I plant most things from seeds direct sown. The two exceptions are tomatoes and peppers.
As far as what things can stand cold temperatures, here is a list of cold tolerant plants:
Then these are resistant but not quite as much so as the others:
You can plant, but the seed will not germinate until the soil is warm enough. I think a lot of seed types will lay dormant in the ground and sprout when conditions are right. However some seeds, like corn, will rot if the conditions are not right when it is planted.
Check weather records and see if you can discover what is called "Average date of last spring frost".
I find that I can plant the early named veggies two or three weeks before that date. The beets, chard, and parsnips a week before that date. Corn on that date and squash and beans a week after that date. Cucumbers should not be planted until the chance of frost is past. Here I plant cukes on June 1.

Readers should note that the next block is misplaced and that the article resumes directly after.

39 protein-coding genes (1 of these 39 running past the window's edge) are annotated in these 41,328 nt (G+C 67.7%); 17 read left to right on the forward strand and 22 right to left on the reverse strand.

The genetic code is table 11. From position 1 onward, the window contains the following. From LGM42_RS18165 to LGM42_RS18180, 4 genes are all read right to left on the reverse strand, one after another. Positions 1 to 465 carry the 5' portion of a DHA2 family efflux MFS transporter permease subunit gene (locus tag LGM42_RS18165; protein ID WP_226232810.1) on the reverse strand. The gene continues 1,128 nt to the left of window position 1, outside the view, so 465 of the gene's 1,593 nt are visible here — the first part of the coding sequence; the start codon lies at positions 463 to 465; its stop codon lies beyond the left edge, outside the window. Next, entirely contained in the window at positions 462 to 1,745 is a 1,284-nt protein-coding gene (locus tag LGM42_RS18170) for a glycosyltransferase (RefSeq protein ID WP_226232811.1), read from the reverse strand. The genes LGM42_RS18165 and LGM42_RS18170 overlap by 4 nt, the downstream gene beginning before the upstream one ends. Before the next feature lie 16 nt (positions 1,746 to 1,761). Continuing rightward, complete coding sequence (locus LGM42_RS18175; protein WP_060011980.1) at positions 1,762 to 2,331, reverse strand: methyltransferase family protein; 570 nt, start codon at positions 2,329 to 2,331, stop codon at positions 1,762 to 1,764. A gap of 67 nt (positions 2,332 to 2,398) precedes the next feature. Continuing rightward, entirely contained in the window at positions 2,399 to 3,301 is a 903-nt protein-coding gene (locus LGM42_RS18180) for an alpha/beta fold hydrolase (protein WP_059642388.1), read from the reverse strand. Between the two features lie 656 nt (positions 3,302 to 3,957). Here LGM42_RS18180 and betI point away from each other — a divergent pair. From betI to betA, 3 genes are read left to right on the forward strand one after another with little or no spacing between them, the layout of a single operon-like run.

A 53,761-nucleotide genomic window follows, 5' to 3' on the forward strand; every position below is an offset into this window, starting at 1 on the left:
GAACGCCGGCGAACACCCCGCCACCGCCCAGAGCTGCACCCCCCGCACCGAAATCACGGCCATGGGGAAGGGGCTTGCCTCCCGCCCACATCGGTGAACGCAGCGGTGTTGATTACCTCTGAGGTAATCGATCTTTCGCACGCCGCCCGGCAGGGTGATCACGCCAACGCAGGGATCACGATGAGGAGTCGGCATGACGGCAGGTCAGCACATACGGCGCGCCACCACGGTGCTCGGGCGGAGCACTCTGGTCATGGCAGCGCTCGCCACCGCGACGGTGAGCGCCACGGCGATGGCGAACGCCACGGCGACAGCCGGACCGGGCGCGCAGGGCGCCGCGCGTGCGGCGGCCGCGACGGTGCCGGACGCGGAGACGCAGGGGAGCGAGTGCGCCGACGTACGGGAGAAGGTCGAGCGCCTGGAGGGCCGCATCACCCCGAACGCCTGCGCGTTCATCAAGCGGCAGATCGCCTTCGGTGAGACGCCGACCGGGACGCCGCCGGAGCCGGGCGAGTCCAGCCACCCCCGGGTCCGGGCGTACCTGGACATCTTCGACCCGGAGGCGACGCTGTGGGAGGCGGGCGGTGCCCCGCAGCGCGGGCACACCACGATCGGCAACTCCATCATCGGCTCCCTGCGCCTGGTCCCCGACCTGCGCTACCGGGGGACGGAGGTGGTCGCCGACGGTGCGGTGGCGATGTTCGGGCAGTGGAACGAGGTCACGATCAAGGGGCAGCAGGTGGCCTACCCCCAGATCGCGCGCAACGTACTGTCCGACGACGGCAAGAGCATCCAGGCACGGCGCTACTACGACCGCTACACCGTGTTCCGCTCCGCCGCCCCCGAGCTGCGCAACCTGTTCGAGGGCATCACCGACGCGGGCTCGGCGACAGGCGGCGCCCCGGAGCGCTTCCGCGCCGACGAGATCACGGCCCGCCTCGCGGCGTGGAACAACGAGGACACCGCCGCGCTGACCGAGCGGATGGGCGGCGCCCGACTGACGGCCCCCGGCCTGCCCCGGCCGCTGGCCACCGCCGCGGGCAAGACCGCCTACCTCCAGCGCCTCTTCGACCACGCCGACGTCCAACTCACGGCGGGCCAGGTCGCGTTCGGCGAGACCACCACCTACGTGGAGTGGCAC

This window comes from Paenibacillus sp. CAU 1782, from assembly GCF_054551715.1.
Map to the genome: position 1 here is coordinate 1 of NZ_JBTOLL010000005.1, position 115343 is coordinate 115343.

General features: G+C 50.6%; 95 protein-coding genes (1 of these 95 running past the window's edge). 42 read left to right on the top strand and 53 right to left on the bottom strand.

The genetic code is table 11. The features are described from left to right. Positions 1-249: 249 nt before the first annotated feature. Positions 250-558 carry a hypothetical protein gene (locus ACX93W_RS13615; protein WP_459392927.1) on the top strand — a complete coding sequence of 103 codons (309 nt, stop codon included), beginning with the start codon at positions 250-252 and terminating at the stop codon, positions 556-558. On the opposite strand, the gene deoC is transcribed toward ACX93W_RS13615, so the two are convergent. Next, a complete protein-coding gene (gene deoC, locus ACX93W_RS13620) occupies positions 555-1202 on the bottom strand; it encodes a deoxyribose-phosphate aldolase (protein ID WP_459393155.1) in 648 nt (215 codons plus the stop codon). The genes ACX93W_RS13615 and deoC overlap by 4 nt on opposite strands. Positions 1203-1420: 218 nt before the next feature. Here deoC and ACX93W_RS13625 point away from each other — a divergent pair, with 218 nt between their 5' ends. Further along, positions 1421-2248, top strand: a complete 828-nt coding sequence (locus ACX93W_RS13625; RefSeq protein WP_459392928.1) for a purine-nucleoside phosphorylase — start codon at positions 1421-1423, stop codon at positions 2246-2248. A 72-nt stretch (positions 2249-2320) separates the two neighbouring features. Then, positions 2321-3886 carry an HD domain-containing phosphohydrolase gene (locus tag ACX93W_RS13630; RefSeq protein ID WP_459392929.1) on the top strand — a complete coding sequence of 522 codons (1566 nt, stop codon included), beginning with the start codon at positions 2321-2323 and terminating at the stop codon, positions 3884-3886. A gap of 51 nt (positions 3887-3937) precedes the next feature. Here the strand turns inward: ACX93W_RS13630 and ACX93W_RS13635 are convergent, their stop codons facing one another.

Of course these guidelines may work most years, but our weather has no guarantee with it. I have seen frost here every month of the year except August.
We just have to take our shots when conditions are favorable, and hope.
Keep an eye on the weather forecast and be prepared to offer some protection to the plants if needed.